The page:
Are you saying that Login Modules really should just authenticate, and not authenticate and authorize?


    Seems like the issue being addressed is who populates the Subject with role information (LoginModule or an Authorization aspect).

    Decoupling this function from the LoginModule makes perfect sense.


    The LoginModule does not do the actual *authorization enforcement*. That function is actually performed by the different layers in the application like (web,EJB,JACC,some XACL module etc)

  • 12. Re: Mapping Application Roles to Declarative Role
    Scott Stark Master

     

    "sohil.shah@jboss.com" wrote:
    "j2ee_junkie" wrote:

    Are you saying that Login Modules really should just authenticate, and not authenticate and authorize?


    Seems like the issue being addressed is who populates the Subject with role information (LoginModule or an Authorization aspect).

    Decoupling this function from the LoginModule makes perfect sense.


    The LoginModule does not do the actual *authorization enforcement*. That function is actually performed by the different layers in the application like (web,EJB,JACC,some XACL module etc)


    Yes, and instead of just a Subject representing the security context, we should have a security context that contains a Subject, trust domain info, authorization info/pointers, etc to allow better integratin/reuse of authorization aspects.


  • 13. Re: Mapping Application Roles to Declarative Role
    chris griffith Expert

    Dear gang,

    Well after a good night's rest (something of a rarety these days with my 3mo old son) and a shot of coffee, the light bulb over the head finally turned on. I am reluctant to admit that it was not until then that I really understood the problem purposed and all of your suggestions.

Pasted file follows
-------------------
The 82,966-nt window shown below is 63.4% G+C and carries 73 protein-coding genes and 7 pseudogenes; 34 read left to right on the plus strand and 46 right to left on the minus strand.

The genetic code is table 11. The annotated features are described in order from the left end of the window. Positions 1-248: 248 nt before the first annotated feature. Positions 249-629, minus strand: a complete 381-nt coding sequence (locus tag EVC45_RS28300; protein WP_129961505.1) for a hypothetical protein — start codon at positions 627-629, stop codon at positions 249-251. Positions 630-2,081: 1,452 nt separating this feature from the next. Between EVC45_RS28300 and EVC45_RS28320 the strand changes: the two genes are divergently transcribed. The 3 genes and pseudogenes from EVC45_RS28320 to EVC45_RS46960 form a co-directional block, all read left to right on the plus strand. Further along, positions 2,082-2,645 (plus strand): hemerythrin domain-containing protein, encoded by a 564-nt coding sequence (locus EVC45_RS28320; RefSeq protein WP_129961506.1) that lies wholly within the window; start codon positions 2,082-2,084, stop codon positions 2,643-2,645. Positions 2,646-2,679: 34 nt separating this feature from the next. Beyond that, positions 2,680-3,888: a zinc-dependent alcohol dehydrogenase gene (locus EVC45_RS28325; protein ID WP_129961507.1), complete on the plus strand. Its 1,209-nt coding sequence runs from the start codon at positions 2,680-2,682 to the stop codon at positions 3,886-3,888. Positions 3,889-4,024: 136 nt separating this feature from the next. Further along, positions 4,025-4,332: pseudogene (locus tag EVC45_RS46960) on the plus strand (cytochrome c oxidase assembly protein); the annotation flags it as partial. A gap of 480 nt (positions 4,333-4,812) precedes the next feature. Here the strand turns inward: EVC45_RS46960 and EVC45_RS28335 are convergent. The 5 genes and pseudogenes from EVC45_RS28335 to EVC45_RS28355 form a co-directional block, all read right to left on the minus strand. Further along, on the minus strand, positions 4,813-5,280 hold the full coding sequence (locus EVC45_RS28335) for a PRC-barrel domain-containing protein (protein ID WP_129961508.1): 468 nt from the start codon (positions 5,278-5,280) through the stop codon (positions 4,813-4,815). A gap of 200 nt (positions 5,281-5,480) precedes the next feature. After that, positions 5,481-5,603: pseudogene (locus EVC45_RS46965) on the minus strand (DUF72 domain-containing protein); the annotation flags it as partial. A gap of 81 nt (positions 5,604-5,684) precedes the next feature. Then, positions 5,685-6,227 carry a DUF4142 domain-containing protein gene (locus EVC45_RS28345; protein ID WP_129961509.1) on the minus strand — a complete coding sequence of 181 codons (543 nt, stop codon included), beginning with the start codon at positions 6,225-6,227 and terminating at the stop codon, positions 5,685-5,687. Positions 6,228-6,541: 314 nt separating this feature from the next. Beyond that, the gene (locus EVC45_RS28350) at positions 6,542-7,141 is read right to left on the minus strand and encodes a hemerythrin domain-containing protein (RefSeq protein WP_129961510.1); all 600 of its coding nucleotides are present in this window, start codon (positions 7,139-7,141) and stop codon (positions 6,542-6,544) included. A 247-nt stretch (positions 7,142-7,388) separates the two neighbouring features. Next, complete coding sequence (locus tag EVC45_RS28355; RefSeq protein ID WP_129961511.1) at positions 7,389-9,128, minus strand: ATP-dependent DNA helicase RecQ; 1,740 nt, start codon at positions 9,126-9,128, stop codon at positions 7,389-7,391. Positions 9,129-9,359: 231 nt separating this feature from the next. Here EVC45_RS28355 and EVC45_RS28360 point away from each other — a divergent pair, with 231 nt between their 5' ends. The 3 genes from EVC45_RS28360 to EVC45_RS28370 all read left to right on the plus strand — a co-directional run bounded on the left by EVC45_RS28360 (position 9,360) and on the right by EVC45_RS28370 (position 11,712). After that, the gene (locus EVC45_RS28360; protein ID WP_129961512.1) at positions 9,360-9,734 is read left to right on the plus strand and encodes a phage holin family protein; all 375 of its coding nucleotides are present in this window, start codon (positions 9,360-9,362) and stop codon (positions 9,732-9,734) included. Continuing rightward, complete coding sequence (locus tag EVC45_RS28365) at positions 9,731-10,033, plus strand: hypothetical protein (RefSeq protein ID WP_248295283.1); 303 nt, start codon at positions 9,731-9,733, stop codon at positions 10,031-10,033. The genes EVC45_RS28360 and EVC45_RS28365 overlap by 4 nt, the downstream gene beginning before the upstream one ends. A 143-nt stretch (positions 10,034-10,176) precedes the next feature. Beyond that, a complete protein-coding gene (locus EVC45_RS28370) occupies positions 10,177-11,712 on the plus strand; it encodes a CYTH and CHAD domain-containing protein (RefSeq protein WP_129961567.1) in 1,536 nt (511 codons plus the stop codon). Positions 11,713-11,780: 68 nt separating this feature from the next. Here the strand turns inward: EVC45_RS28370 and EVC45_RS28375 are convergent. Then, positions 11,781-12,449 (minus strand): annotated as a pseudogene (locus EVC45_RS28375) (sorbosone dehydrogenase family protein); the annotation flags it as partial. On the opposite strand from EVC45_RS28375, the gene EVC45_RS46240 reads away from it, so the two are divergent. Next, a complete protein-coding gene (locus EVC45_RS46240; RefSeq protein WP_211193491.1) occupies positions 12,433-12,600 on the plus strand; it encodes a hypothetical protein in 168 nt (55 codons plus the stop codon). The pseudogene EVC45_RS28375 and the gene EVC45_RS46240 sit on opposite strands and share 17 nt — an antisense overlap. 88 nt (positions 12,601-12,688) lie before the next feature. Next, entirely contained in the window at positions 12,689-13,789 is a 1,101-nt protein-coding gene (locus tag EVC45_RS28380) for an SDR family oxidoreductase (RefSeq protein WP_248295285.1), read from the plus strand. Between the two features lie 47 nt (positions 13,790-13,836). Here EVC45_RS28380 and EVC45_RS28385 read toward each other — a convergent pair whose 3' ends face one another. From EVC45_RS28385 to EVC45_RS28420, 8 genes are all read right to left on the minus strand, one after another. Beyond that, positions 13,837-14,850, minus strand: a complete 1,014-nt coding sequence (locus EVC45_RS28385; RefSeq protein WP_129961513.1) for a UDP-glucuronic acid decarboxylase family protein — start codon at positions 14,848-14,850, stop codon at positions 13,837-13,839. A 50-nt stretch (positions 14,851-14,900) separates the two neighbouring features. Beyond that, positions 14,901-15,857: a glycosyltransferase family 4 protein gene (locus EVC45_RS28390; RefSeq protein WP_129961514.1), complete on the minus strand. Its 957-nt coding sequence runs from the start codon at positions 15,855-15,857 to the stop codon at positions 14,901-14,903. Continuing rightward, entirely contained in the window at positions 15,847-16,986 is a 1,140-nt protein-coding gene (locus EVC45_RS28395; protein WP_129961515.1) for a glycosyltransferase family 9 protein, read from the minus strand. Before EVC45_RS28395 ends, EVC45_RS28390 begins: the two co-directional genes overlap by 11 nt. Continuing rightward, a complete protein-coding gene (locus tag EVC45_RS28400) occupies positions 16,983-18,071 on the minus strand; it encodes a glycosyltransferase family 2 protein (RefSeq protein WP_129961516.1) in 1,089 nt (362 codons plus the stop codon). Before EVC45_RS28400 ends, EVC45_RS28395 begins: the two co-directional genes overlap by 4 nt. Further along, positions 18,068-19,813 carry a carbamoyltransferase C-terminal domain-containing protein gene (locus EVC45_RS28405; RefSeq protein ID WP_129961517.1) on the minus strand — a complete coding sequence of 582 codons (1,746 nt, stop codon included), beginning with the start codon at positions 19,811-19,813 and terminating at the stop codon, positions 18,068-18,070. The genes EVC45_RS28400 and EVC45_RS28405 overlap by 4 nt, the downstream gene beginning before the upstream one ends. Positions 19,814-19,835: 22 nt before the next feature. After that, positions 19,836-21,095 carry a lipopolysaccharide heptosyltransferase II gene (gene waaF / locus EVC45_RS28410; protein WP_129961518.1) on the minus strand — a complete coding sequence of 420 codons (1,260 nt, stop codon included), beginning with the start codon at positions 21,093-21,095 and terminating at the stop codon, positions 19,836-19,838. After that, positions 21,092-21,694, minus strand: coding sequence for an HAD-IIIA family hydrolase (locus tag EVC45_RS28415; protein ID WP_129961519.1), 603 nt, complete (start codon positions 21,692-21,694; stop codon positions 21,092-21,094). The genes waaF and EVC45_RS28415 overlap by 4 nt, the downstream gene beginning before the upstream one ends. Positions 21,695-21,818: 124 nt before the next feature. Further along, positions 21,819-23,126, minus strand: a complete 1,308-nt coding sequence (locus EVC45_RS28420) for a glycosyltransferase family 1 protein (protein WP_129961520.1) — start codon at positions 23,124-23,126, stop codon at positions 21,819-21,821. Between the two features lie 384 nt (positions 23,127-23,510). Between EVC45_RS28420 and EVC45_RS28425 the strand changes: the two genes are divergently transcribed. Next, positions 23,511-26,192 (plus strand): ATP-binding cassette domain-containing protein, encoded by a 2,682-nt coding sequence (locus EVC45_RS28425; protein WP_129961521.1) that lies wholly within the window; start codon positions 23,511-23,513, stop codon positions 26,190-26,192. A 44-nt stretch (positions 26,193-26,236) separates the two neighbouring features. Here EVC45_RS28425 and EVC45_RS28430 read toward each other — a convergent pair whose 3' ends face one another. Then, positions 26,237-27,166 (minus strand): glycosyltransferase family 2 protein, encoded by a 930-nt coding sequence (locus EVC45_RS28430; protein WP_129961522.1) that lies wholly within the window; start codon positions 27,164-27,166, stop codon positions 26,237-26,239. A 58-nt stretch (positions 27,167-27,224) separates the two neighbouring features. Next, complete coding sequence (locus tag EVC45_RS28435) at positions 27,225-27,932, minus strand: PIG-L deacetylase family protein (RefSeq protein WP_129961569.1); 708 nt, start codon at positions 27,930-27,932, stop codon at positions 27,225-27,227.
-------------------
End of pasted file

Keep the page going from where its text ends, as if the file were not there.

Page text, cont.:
That said, I would like to point out that the RealmMapping interface was designed to be a point of access for Principal to Role mapping. As such there needs to be a way to configure this mapping for the RealmMapping implementor to store and use. As Scott pointed out, currently this is a "legacy overloaded use of JAAS". I now understand and agree. Also, Scott has pointed out the benefits of creating a security context that can store this mapping, among other things. This is good, but it still does not explain how to configure the mapping. For that, I seem to agree with Anil and Sohil. The JaasSecurityManager as a RealmMapping should have a way to configure the mapping other than thru the use of the JAAS login. The login config then seems to be the logical place to be extended to provide a per security domain mapping.

    Another idea that comes to mind is to create a new AuthenticationManager and RealmMapping class (for this discussion I will call it NewSecurityManager) that performs JAAS login to obtain identity (like JaasSecurityManager), but does not depend on Roles to be assigned to Subject. The login will just assign Principals to the Subject as JAAS intended.

    Then a pluggable means to configure the mapping from Principals to Application Role could be created. Such pluggins could contact a persistent store (db, ldap, file) or be configured dynamically. The pluggin used would be a NewSecurityManager config parameter.

    Just my updated thoughts. enjoy, cgriffith

  • 14. Re: Mapping Application Roles to Declarative Role
    Anil Saldhana Master

     

    "scott.stark@jboss.org" wrote:

    Yes, and instead of just a Subject representing the security context, we should have a security context that contains a Subject, trust domain info, authorization info/pointers, etc to allow better integratin/reuse of authorization aspects.


    We can do the security context clean up in the time frame of JBoss 5.0.0.GA (50%) or 5.0.1 (100%).

    I am wondering how difficult will it be for those users who have customized JBoss security or have had deeper integration, because keeping the overloaded subject with the roles/calleridentity/runasidentity logic after the cleanup, for backward compatibility, will be a nightmare in terms of manageability/complexity.